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Tailor-made style


Stitched Up

Benjamen Judd looks at how clothes can make or break the modern day man.

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If you can afford to splash out on high-quality made-to-measure suits then it's worthwhile looking into the old-school luxury afforded by bespoke tailoring.

If you can afford to splash out on high-quality made-to-measure suits then it's worthwhile looking into the old-school luxury afforded by bespoke tailoring. Photo: Jessica Shapiro

Your guide to buying bespoke suits.

Money may not be able to buy you class or happiness, but it can buy you style – if you know where to look, that is.

I’m not talking about getting hoodwinked by the sales staff of designer stores or having access to a good stylist, no, all you need to get ahead in the corporate world, in a sartorial sense, is the number of a bespoke tailor.

Just because you’ve gotten to the point in your life where you can afford to indulge in the finer things doesn’t mean you automatically know where to start. And, if you can afford to splash out on high-quality off-the-rack or made-to-measure suits then it’s worthwhile looking into the old-school luxury afforded by bespoke tailoring.

Put simply, bespoke puts the buyer in the driver’s seat in terms of fabric and fit, and allows you to dictate what you want in a dream suit. All provided under the watchful eye of a tailor with years of experience under their Savile Row belt.

Here are some simple steps to follow if you’re in the market for the best suit you’ll ever own.

Step one: Research
In keeping with the understated tradition of bespoke tailoring, most of the reputable providers rely on word of mouth when it comes to advertising. With numbers steadily decreasing as the years roll on, it can be tricky to find a genuine craftsperson.

Here you must rely on the advice of colleagues, or visit a couple of the iconic firms in person to get a feel for them. You’ll be paying a pretty penny so you want to find a trustworthy tailor.

Step two: Fabric
Now, this is the stage that will dictate the overall cost of the garment. Starting from around $1,500 and heading upwards of $27,000, a large part of the final price tag depends on the grade of the fabric.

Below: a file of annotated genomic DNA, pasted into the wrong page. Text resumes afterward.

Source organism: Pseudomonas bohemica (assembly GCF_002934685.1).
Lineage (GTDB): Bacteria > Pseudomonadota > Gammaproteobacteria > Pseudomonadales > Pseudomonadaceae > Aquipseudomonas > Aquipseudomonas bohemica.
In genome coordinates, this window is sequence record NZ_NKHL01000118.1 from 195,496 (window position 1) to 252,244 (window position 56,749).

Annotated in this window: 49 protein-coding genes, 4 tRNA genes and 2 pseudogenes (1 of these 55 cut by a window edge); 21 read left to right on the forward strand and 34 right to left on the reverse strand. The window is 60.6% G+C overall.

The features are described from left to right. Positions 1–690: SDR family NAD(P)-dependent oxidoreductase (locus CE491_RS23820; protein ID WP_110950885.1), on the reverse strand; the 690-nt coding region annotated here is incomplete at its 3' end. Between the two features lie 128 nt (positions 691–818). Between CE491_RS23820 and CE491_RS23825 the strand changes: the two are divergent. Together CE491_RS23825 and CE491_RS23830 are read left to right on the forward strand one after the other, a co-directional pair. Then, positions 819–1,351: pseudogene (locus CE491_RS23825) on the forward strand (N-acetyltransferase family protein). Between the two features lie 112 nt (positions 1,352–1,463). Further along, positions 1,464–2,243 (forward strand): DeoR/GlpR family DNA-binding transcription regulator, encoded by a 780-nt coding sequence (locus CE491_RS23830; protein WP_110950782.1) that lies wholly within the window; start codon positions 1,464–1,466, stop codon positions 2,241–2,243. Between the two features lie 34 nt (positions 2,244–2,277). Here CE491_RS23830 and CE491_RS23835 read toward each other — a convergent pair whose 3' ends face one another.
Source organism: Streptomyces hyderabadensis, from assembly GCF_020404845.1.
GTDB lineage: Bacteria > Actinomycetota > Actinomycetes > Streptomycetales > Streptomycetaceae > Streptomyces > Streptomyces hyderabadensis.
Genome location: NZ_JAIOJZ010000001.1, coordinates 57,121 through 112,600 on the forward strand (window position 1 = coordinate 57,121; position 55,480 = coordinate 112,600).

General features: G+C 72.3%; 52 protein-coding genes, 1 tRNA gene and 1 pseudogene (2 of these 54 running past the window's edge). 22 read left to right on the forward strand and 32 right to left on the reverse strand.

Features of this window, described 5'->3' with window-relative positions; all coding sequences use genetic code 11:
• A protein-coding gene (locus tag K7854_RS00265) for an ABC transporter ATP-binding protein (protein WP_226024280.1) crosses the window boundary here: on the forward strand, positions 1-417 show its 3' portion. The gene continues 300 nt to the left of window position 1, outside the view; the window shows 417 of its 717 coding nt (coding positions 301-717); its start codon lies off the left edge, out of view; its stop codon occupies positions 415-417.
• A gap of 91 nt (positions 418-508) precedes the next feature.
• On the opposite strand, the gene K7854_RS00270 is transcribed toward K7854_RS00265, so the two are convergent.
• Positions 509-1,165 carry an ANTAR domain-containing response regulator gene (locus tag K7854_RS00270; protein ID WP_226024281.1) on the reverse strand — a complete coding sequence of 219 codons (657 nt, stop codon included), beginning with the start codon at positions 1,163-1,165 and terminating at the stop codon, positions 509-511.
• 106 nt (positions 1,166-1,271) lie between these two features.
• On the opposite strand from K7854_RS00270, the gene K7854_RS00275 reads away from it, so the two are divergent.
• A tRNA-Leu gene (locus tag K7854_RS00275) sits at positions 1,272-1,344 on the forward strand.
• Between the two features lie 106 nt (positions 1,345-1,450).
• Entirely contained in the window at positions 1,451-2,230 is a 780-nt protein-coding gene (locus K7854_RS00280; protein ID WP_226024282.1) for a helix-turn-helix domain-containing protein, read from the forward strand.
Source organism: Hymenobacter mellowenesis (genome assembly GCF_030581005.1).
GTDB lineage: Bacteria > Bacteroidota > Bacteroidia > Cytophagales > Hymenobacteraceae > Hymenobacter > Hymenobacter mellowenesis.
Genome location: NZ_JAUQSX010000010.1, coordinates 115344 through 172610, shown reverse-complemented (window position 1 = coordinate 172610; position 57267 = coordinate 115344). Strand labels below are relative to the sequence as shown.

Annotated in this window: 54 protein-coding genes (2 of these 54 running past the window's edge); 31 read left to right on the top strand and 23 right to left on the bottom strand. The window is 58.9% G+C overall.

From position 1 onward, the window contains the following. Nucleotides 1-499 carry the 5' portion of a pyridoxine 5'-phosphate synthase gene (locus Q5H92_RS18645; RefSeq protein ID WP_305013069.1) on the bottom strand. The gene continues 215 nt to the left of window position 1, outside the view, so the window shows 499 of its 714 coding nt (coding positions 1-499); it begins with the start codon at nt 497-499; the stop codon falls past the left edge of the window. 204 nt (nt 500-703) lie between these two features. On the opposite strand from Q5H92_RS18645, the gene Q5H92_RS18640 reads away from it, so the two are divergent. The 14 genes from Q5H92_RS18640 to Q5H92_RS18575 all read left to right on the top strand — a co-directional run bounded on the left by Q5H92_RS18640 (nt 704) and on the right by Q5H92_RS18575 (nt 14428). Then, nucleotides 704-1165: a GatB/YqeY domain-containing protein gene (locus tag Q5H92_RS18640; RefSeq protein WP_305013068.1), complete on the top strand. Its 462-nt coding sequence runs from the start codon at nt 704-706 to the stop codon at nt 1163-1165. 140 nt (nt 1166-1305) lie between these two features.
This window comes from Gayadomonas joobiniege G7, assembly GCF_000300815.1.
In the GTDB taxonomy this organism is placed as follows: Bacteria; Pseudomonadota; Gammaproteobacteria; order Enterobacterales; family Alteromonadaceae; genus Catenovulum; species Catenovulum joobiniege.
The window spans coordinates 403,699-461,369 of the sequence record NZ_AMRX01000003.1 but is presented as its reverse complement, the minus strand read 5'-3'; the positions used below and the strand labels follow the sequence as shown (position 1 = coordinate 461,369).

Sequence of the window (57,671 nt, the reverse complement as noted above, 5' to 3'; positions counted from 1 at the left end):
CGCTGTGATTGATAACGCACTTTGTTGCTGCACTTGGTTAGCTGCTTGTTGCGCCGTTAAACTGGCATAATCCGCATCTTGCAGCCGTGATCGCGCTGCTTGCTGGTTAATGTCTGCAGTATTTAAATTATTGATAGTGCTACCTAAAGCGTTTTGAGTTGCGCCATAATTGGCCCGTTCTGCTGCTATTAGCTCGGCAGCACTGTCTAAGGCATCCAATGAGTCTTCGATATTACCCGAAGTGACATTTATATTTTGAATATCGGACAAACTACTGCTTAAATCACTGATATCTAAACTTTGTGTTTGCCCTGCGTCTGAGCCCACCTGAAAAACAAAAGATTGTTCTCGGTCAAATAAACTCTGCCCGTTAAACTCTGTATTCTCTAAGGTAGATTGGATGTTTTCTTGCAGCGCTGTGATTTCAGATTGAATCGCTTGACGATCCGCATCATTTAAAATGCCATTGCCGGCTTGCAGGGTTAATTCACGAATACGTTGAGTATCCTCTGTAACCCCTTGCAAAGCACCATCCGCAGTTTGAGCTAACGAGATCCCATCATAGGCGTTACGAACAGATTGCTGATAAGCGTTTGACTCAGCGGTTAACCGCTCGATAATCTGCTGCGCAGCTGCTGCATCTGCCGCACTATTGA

With a range between a low-quality 80 and a high-end 180, most designers of decent off-the-rack suits settle at about 100-110. For a bespoke number you’re going to want to start at 110 and then climb as high as your budget will allow.

Step three: Style
While your tailor can make suggestions about what he or she thinks will be the best long-lasting option for you new suit, the choice is ultimately up to you.

There’s single versus double breast, two or three piece, single or double vent, natural or padded shoulders, peaked or notched lapels, the list goes on. Don’t be afraid to ask your craftsperson to explain anything you don’t understand and feel free to suggest any personal touches you think might work. Though, at the end of the day, listen to them as chances are high they know what they’re talking about.

Step four: Fit
If you’ve gotten the first step right then this next stage should be a cinch – an experienced tailor should know exactly what’s going to work well and what’s not when it comes to your body type.

Again, don’t be afraid to speak up. If it feels uncomfortable then let your tailor know. Also voice your preferences when it comes to the fall on your waist, shoulders and shoes. The best thing about going bespoke is that a quality tailor has a few tricks up their expert sleeves that can make you look taller or slimmer.

Step five: Final touches
The final fitting is crucial. If you’re the kind of person who smiles and nods after receiving a bad haircut and then rushes home to try and fix it in the bathroom mirror you need to snap out of it – this is a far more expensive endeavour.

As long as you’re as polite as you are firm your tailor won’t mind if you ask for small adjustments. Lastly, pay cash if possible. In this gentlemanly world you never know what last-minute bargain you can bag.

Do you have any other tips for men considering going bespoke?


23 comments so far

  • T M Lewin, King Street, Sydney. Beautiful suits, shirts and ties, and a tailor on site to make any adjustments/alterations (at no charge). Bought a suit from there last week and it's a knock out. Slim-fit, sharp and light. Way better than the bespoke suits I've had made in the past.